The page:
Toronto quintet Peacemaker recently released their newest single, “Relics,” and it’s an awesome listen. Drawing influences from the likes of 2000s post-hardcore (Circa Survive, Underoath) all the way to John Mayer and City and Colour, the band’s brand of melodic hardcore is one that hasn’t been on top in recent years, but one that remains both relecant and consistently good.

Already having released one EP in 2017’s Roots, the group formed from various acts in the Southern Ontario music scene.

“We had all played in bands before who had often played gigs together,” explains vocalist Jordy Hedderwick. “It was a bit serendipitous that we were all looking for bands at the same time. Neil and Brendan (formerly of On Burning Shores) had been jamming in another project that wasn’t working out when they got in touch with Jeremy (formerly of Uplift). I was one of a few vocalists in the mix for the role and I was also jamming with a few other projects at the time. When I signed on for good, we developed the tunes for the Roots EP. We had tried out a few bassists by the time we were ready for the studio but it was generally consensual that Mikey (formerly of Partycat) was the right choice. Once the lineup was solidified we hit the studio with Sam Guaiana to record the Roots EP. The recording process for that EP taught us a lot and we are still learning to be completely honest. Working smart is a bit of a motto for us so we are currently, meticulously working on new tunes, and exploring new ways to write and present as a band. In a sense, honing what Peacemaker is.”

Listen to Peacemaker’s brand new single “Relics:”

Hailing from Southern Ontario, a scene that not only already boasts a long list of prominent bands, but one that is also still producing a whole slew of new acts deserving of attention, Peacemaker is right up there at the top of the pack, doing really cool things and making even cooler music.

“Southern Ontario has a lot going for it. It is a strangely large area to consider as a community and yet somehow it truly is. There is a base level of friendship and comradery that exists between artists and concert-goers based on this proximity alone. On top of that, the enthusiasm for local music is unrivalled. There are hard-working promoters like Kyle Wappler of Have Hope putting on fests like Hopefest, taking chances setting up shows for new Southern Ontario bands all over. These people are truly inspiring.”

And what about the scene as a whole; it’s birth and growth? Well, Hedderwick notes, “The scene in a larger sense exists on the internet these days. That’s where local shows get promoted. The internet being what it is, it exposes local scenes to each other, and there is an abundance of them. This is extremely valuable for Southern Ontario as it helps bands develop a following based on their association with other Southern Ontario bands. In this way, a band from anywhere in Southern Ontario can have successful runs across the province, without having to drive more than four hours in a day, and in most cases two.”

Having already dropped the “Lovers In A Dangerous Time” single earlier in the year, Peacemaker was both quick and eager to drop their second. This newest tune sees the guys improve upon their sound; they’re tighter, more focused, and working towards even higher quality overall. The song was produced by Sam Guaiana (Rarity, Silverstein) and tackles the concept of battling between being your best self and doing what you already know.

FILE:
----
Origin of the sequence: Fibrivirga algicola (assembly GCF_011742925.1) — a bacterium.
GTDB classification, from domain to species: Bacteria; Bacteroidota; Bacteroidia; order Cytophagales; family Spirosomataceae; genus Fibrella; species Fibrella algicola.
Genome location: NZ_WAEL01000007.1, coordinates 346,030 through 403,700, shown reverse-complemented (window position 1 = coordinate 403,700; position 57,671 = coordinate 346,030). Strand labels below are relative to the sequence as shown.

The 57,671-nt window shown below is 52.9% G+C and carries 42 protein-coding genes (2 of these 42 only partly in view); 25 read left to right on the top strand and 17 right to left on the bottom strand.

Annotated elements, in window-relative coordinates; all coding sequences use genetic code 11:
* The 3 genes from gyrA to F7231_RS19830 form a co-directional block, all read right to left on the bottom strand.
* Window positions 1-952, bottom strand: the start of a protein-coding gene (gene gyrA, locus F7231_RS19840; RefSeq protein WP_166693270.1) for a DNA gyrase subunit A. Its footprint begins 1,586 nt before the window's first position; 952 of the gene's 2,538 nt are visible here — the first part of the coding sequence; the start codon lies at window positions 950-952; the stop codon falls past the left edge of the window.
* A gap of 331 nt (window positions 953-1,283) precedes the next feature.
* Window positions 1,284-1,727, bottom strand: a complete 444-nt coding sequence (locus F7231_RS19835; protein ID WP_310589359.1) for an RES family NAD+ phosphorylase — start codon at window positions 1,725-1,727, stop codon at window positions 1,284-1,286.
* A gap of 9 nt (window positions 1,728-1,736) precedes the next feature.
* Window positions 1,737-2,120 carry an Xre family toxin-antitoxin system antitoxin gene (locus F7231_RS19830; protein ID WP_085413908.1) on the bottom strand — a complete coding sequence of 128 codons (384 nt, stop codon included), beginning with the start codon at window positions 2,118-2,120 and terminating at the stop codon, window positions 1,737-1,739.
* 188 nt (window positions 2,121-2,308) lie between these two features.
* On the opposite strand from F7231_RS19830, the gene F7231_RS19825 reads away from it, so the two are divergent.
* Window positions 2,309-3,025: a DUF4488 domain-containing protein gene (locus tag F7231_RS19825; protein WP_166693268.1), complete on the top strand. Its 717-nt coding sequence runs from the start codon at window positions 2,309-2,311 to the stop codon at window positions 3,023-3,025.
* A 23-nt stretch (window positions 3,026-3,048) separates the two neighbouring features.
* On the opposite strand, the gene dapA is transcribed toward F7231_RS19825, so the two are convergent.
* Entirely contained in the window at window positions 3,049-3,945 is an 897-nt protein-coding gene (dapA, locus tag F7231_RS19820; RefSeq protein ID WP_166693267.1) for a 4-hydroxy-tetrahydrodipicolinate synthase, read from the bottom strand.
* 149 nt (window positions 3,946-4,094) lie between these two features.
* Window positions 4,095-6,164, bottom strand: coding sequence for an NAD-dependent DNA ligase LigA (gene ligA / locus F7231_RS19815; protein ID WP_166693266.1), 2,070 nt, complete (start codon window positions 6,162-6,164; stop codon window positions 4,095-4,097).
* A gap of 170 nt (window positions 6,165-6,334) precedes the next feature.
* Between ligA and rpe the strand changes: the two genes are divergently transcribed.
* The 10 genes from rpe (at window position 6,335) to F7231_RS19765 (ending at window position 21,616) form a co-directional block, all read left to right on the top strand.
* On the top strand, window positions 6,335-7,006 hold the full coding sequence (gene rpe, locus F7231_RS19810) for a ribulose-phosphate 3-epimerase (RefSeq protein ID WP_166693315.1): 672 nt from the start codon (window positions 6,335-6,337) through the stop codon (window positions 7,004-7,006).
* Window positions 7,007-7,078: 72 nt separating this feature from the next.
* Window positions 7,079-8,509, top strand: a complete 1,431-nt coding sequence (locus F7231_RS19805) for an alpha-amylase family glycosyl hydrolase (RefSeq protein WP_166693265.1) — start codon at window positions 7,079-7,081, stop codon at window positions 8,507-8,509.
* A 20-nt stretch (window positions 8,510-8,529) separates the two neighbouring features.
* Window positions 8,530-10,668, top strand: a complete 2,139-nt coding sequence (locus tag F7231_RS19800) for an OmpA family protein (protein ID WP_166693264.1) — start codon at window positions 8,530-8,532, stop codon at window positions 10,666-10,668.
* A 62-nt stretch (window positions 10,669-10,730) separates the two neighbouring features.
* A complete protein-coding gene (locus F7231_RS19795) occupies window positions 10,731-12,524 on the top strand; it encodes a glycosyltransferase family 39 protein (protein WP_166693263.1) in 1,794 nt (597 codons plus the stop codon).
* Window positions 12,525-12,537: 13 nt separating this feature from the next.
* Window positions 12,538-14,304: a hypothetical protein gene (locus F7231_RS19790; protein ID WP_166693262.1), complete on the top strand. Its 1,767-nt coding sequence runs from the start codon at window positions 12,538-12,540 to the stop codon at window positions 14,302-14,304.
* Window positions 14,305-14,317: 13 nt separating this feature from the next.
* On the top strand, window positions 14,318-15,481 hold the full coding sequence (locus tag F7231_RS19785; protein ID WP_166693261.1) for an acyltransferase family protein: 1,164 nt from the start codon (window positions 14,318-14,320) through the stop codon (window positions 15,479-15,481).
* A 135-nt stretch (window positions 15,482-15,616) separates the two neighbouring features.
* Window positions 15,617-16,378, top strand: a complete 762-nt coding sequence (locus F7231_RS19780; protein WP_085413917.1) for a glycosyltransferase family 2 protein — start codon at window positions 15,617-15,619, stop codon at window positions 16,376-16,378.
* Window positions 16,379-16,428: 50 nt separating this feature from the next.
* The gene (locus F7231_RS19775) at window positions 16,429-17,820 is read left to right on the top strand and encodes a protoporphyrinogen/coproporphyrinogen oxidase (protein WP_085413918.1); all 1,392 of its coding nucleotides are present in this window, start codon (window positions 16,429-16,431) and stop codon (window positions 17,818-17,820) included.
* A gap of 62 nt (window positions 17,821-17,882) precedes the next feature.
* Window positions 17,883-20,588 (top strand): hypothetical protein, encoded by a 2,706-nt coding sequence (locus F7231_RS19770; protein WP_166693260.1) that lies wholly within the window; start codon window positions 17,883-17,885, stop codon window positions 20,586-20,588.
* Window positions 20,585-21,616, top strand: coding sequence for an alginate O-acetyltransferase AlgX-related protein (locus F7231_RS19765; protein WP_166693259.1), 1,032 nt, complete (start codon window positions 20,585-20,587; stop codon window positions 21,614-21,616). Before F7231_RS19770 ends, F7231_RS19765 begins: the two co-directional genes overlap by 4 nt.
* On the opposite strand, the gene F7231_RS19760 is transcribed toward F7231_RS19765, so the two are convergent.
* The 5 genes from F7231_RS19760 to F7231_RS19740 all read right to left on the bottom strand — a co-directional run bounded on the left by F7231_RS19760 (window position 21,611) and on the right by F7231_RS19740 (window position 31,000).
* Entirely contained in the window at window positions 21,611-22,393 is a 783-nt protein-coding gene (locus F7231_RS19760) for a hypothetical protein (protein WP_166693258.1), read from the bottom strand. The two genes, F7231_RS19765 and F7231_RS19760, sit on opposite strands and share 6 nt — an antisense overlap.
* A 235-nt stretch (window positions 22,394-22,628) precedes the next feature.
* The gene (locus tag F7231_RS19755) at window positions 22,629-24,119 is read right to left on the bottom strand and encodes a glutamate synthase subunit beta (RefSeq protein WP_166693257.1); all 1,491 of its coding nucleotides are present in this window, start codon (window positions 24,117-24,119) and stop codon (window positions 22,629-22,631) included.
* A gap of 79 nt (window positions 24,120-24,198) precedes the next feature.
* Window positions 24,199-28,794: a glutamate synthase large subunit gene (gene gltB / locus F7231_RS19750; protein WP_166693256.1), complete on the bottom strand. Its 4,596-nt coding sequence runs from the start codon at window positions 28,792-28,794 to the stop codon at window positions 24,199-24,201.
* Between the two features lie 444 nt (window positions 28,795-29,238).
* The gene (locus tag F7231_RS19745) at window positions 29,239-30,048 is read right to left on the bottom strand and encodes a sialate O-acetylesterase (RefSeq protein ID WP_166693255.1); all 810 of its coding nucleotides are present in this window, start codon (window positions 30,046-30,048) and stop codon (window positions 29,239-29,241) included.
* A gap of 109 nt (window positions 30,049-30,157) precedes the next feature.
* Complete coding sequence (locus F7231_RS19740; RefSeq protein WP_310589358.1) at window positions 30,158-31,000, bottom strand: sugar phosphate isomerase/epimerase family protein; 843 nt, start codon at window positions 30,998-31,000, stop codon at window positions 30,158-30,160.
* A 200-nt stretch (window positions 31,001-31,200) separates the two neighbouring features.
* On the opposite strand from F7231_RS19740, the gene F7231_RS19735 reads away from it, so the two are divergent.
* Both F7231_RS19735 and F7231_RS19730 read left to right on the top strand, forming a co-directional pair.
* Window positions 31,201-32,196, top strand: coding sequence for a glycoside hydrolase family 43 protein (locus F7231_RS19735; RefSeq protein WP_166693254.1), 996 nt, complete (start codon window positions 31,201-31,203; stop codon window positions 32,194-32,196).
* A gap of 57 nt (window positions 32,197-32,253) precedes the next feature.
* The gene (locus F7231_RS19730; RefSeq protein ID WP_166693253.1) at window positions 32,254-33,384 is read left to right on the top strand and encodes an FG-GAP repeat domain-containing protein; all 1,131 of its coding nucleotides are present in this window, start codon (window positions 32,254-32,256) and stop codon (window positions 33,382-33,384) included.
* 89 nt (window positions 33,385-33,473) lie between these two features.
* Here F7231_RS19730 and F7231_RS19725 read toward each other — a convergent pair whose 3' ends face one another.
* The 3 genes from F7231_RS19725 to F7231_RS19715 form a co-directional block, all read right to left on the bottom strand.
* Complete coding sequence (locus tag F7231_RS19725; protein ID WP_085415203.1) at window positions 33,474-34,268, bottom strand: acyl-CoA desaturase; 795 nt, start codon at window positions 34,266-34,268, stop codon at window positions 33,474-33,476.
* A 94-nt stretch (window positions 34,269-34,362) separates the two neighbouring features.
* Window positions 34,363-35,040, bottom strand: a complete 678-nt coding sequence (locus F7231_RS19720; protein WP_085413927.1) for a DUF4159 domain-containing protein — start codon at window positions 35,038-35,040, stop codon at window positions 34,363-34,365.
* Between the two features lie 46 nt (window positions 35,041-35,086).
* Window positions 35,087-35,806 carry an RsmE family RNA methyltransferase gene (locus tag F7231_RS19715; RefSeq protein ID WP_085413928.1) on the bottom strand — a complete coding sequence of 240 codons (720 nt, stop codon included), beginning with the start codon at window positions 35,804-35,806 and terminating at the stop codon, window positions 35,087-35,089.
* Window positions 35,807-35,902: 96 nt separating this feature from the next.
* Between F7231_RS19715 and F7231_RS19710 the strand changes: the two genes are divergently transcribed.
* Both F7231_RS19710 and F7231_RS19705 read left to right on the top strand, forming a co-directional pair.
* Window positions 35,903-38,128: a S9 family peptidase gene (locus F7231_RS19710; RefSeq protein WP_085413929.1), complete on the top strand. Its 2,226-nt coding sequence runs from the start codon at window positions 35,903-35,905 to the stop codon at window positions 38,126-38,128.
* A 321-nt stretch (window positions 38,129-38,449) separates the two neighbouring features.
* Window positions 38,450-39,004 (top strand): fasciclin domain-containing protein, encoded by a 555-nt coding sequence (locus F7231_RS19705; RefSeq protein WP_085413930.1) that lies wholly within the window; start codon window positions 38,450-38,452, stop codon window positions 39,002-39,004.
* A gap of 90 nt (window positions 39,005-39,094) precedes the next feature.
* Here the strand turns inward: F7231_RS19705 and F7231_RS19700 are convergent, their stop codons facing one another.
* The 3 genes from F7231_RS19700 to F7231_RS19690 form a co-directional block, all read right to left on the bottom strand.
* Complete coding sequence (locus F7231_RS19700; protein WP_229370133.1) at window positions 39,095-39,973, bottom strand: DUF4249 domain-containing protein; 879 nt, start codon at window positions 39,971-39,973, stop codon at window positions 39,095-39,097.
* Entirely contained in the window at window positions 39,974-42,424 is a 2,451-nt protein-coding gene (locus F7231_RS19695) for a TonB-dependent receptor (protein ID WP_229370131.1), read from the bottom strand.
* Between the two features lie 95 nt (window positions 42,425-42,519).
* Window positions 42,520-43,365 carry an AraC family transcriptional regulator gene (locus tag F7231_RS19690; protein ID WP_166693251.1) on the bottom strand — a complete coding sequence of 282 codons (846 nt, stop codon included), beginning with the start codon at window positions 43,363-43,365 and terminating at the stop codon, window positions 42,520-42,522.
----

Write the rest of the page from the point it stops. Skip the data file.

Check out the “suburban” looking artwork for the “Relics” single:

“All my lyrics for Peacemaker to date are autobiographical in a sense. I tend to choose an aspect of myself I’m working through (or dwelling on) and attach a metaphor to it. When I wrote ‘Relics,’ I had quit smoking weed. It’s a perfectly fine thing to do if it’s working for you, but simply put it was no longer working for me. The song is about the divide between wanting to work towards becoming my best self, and doing what I’ve always done because it’s easy. It’s also important to note that while we work towards becoming our best selves, we lose our grip sometimes. The metaphor I played with (loosely) is the Aquatic Ape Theory. It’s something I heard about a while back that I actually know very little about, but it struck me as an interesting concept worth exploring. It posits that because we are mammals with little fur or hair (like other aquatic mammals), having brains that require omega fatty acids (found abundantly in seafood), and a layer of subcutaneous fat (which other primates lack) pre-human ancestors were probably much more aquatic than we previously believed, inhabiting coastal environments. It goes on to hypothesize that we may share a common ancestor with dolphins (their fins have finger bones!). All of that being said, I believe the theory was largely and swiftly debunked.”

Speaking of the track’s creation and where it ended up, Hedderwick concludes, “The writing process was interesting for us. We had the song finished up and brought our producer Sam Guaiana in to fiddle with it. Sam is awesome to work with and really brought a valuable perspective to our tunes. On this one, however, we ended up going with an arrangement that very closely resembled our original version.”

Peacemaker has a whole lot in the works and much to look forward to but, for now, you can enjoy the new single “Relics.” Moreover, ensure you support them live at one (or more) of their frequent gigs around Southern Ontario.

Upcoming Tour Dates:

09/21 – Hopefest (Waterloo, ON) (w/ Fucked Up, 68′)
10/04 – Jimmy Jazz (Guelph, ON) (w/ Waivers)
10/25 – Duffy’s Tavern (Toronto, ON)
10/26 – Doors Pub (Hamilton, ON)

Released earlier this year, watch Peacemaker’s official music video for “Lovers In A Dangerous Time:”